# Filter grammar¶

SeisComP supports string-based filter definitions. This section covers available filters and their parameters.

The filter definitions support SeisComP filters and building filter chains (operator >> or ->) as well as combining them with basic mathematical operators. Filter or the first filter in a filter chain is always applied to the raw, uncorrected data.

Operators are:

• - : subtraction

• * : multiplication

• / : division

• ^ : power / exponentiation

• |. | : absolute value.

Use brackets () to apply the operations within before the one outside.

Note

Filters in SeisComP are recursive allowing real-time application. Therefore, filter artefacts, e.g. ringing, are always visible at the beginning of the traces or after data gaps.

## Example¶

```A(1,2)>>(B(3,4)*2+C(5,6,7))>>D(8)
```

where A, B, C and D are different filters configured with different parameters. In this example a sample s is filtered to get the final sample sf passing the following stages:

1. filter sample s with A: sa = A(1,2)(s)

2. filter sa with B: sb = B(3,4)(sa)

3. sb = sb * 2

4. filter sa with C: sc = C(5,6,7)(sa)

5. add sb and sc: sbc = sb + sc

6. filter sbc with D: sf = D(8)(sbc)

sf = final sample.

The default filter applied by scautopick for making detections is

It first removes the offset. Then an ITAPER of 30 seconds is applied before the data is filtered with a fourth order Butterworth bandpass with corner frequencies of 0.7 Hz and 2 Hz. Finally an STA/LTA filter with a short-time time window of 2 seconds and a long-term time window of 80 seconds is applied.

To apply mathematical operations on original waveforms use `self()`, e.g.:

```self()*-1>>A(1,2)
```

## Test filter strings¶

Filters can be conveniently tested without much configuration. To perform such tests

1. Open waveforms in scrttv or the picker window of scolv.

2. Open a simple graphical text editor, e.g. gedit, pluma or kwrite and write down the filter string.

3. Mark / highlight the filter string and use the mouse to drag the filter string onto the waveforms.

4. Observe the differences between filtered and unfiltered waveforms.

## List of filters¶

Multiple filter functions are available. Filters may take parameters as arguments. If a filter function has no parameter, it can be given either with parentheses, e.g. `DIFF()`, or without, e.g. `DIFF`.

Warning

All frequencies passed by parameters to filters must be below the Nyquist frequency of the original signal. Otherwise, filtering may result in undesired behavior of modules, e.g., stopping or showing of empty traces.

AVG(timespan)

Calculates the average of preceding samples.

Parameters:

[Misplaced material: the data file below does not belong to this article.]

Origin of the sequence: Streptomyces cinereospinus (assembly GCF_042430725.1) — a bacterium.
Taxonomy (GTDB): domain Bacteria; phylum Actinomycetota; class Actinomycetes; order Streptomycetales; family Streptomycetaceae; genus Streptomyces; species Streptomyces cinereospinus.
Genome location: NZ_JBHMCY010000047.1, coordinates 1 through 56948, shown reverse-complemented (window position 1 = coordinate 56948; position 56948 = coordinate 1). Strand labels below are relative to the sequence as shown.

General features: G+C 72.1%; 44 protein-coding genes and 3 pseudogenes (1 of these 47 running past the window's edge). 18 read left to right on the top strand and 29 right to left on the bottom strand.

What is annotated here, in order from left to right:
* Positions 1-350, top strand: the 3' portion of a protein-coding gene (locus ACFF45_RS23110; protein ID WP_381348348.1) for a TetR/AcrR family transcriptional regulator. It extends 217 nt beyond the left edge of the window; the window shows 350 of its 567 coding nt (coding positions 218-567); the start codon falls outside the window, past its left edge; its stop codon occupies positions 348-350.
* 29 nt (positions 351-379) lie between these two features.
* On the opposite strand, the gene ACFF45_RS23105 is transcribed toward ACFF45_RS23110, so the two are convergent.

timespan – Time span to form the average in seconds

BPENV(center-freq, bandwidth, order)

Butterworth bandpass filter combined with envelope computation.

This is a recursive approximation of the envelope. It depends on the bandpass center frequency being also the dominant frequency of the signal. Hence it only makes sense for bandpass filtered signals. Even though bandwidth and order may be changed it is recommended to use the defaults.

Parameters:
• center-freq – The center frequency of the passband in Hz

• bandwidth – The filter bandwidth in octaves (default is 1 octave)

• order – The filter order of the bandpass (default is 4)

BW(order, lo-freq, hi-freq)

Alias for the `Butterworth band-pass filter, BW_BP`.

BW_BP(order, lo-freq, hi-freq)

Butterworth bandpass filter (BW) realized as a causal recursive IIR (infinite impulse response) filter. An arbitrary bandpass filter can be created for given order and corner frequencies.

Parameters:
• order – The filter order

• lo-freq – The lower corner frequency as 1/seconds

• hi-freq – The upper corner frequency as 1/seconds

BW_BS(order, lo-freq, hi-freq)

Butterworth band stop filter realized as a causal recursive IIR (infinite impulse response) filter suppressing amplitudes at frequencies between lo-freq and hi-freq.

Parameters:
• order – The filter order

• lo-freq – The lower corner frequency as 1/seconds

• hi-freq – The upper corner frequency as 1/seconds

BW_HP(order, lo-freq)

Butterworth high-pass filter realized as a causal recursive IIR (infinite impulse response) filter.

Parameters:
• order – The filter order

• lo-freq – The corner frequency as 1/seconds

BW_HLP(order, lo-freq, hi-freq)

Butterworth high-low-pass filter realized as a combination of `BW_HP()` and `BW_LP()`.

Parameters:
• order – The filter order

• lo-freq – The lower corner frequency as 1/seconds

• hi-freq – The upper corner frequency as 1/seconds

BW_LP(order, hi-freq)

Butterworth low-pass filter realized as a causal recursive IIR (infinite impulse response) filter.

Parameters:
• order – The filter order

• hi-freq – The corner frequency as 1/seconds

CUTOFF(delta)

Sets the value of the current sample to the mean of the current and the previous sample when the difference between the two exceeds delta. Otherwise, the original value is retained.

Parameters:

delta – The threshold for forming the average.

DIFF()